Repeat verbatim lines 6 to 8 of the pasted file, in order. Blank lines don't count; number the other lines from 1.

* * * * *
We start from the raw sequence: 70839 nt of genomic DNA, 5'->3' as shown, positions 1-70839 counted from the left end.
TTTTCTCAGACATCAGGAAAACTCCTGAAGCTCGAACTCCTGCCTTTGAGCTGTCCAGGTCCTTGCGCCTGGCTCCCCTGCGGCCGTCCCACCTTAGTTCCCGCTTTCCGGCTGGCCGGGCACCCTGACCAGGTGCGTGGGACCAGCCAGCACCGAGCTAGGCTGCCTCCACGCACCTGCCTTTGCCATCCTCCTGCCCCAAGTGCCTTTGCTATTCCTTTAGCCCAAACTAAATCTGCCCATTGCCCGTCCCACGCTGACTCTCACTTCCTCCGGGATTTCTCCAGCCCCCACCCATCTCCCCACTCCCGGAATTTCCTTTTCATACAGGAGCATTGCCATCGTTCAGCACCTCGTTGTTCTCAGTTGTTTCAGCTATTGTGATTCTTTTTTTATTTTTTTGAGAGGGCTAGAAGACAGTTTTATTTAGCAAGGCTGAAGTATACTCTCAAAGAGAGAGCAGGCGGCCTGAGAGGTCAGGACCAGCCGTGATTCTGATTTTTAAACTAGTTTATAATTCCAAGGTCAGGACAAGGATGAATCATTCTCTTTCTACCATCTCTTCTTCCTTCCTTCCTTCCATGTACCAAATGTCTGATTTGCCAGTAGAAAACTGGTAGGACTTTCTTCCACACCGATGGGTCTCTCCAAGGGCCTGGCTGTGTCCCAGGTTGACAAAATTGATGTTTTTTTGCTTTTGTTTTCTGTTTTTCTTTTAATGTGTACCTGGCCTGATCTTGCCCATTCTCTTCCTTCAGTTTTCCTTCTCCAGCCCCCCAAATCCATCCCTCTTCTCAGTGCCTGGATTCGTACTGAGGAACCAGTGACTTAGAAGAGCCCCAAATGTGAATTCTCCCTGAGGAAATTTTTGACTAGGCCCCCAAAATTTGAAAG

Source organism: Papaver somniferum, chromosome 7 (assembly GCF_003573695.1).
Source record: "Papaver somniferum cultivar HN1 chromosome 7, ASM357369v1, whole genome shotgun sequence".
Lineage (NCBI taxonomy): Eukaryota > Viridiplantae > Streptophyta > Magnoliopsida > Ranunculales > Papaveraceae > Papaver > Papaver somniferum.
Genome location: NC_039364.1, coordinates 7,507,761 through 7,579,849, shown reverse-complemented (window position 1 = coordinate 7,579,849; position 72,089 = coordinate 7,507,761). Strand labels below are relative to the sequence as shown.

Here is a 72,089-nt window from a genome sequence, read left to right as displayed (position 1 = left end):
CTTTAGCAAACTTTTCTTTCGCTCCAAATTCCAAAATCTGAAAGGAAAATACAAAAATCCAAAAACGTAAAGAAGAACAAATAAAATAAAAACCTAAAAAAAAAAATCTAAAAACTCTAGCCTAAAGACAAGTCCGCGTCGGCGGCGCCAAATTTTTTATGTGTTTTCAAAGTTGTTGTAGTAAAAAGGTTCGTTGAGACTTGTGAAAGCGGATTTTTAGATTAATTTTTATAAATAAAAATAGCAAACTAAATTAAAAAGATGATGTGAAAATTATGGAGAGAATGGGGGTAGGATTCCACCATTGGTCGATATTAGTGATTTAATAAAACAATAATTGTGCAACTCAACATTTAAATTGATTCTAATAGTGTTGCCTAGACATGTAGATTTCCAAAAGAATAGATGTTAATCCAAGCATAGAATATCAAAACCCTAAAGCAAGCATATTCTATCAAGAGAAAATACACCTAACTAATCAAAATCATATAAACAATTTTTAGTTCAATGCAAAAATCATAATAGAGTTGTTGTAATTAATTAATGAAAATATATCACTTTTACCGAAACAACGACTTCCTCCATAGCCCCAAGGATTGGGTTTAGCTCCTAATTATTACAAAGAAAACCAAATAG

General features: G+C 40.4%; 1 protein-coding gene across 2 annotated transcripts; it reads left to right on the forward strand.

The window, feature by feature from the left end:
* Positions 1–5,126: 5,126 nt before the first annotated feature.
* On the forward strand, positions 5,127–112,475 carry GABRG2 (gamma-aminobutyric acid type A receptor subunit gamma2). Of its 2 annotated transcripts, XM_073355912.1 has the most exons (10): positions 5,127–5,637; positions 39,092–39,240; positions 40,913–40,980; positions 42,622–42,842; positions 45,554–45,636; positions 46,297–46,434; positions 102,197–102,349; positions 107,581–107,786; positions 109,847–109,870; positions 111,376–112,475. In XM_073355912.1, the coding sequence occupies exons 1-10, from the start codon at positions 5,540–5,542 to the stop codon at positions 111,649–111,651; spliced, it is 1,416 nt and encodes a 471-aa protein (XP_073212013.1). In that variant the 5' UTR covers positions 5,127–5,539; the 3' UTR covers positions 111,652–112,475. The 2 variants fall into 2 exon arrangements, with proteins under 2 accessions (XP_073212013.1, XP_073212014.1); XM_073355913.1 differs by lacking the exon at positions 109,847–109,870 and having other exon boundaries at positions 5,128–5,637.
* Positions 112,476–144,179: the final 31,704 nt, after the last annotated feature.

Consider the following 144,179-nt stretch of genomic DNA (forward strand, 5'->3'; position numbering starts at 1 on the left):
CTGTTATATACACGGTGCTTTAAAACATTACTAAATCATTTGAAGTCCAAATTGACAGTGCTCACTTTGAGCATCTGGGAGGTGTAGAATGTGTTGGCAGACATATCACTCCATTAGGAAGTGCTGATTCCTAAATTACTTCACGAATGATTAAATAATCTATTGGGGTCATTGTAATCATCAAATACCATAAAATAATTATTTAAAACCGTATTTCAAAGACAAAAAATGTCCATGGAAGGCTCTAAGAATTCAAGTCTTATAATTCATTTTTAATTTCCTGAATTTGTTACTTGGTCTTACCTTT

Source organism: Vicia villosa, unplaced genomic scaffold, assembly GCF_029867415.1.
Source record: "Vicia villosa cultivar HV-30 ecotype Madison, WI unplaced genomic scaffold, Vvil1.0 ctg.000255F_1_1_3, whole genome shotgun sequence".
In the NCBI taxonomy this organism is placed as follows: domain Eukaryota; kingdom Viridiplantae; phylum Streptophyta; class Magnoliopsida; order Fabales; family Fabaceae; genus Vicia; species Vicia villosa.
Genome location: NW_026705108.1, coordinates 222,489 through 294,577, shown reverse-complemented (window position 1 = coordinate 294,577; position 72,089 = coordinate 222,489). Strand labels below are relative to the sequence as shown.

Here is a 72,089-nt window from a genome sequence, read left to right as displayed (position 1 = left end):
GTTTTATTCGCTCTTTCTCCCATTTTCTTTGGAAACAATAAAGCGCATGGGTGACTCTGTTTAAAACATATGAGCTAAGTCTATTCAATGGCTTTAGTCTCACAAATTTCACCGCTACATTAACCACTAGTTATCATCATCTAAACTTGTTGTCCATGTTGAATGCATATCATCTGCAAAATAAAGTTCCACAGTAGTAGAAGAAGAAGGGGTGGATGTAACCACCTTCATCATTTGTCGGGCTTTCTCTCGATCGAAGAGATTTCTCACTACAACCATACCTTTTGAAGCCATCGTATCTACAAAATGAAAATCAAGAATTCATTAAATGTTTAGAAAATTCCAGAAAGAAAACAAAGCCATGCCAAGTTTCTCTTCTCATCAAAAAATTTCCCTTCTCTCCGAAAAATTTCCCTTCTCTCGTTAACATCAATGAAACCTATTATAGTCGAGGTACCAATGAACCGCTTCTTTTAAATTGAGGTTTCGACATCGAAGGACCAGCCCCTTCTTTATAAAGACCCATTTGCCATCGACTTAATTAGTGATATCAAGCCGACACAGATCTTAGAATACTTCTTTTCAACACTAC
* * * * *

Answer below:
Genome location: NC_039364.1, coordinates 7,507,761 through 7,579,849, shown reverse-complemented (window position 1 = coordinate 7,579,849; position 72,089 = coordinate 7,507,761). Strand labels below are relative to the sequence as shown.

Here is a 72,089-nt window from a genome sequence, read left to right as displayed (position 1 = left end):
CTTTAGCAAACTTTTCTTTCGCTCCAAATTCCAAAATCTGAAAGGAAAATACAAAAATCCAAAAACGTAAAGAAGAACAAATAAAATAAAAACCTAAAAAAAAAAATCTAAAAACTCTAGCCTAAAGACAAGTCCGCGTCGGCGGCGCCAAATTTTTTATGTGTTTTCAAAGTTGTTGTAGTAAAAAGGTTCGTTGAGACTTGTGAAAGCGGATTTTTAGATTAATTTTTATAAATAAAAATAGCAAACTAAATTAAAAAGATGATGTGAAAATTATGGAGAGAATGGGGGTAGGATTCCACCATTGGTCGATATTAGTGATTTAATAAAACAATAATTGTGCAACTCAACATTTAAATTGATTCTAATAGTGTTGCCTAGACATGTAGATTTCCAAAAGAATAGATGTTAATCCAAGCATAGAATATCAAAACCCTAAAGCAAGCATATTCTATCAAGAGAAAATACACCTAACTAATCAAAATCATATAAACAATTTTTAGTTCAATGCAAAAATCATAATAGAGTTGTTGTAATTAATTAATGAAAATATATCACTTTTACCGAAACAACGACTTCCTCCATAGCCCCAAGGATTGGGTTTAGCTCCTAATTATTACAAAGAAAACCAAATAG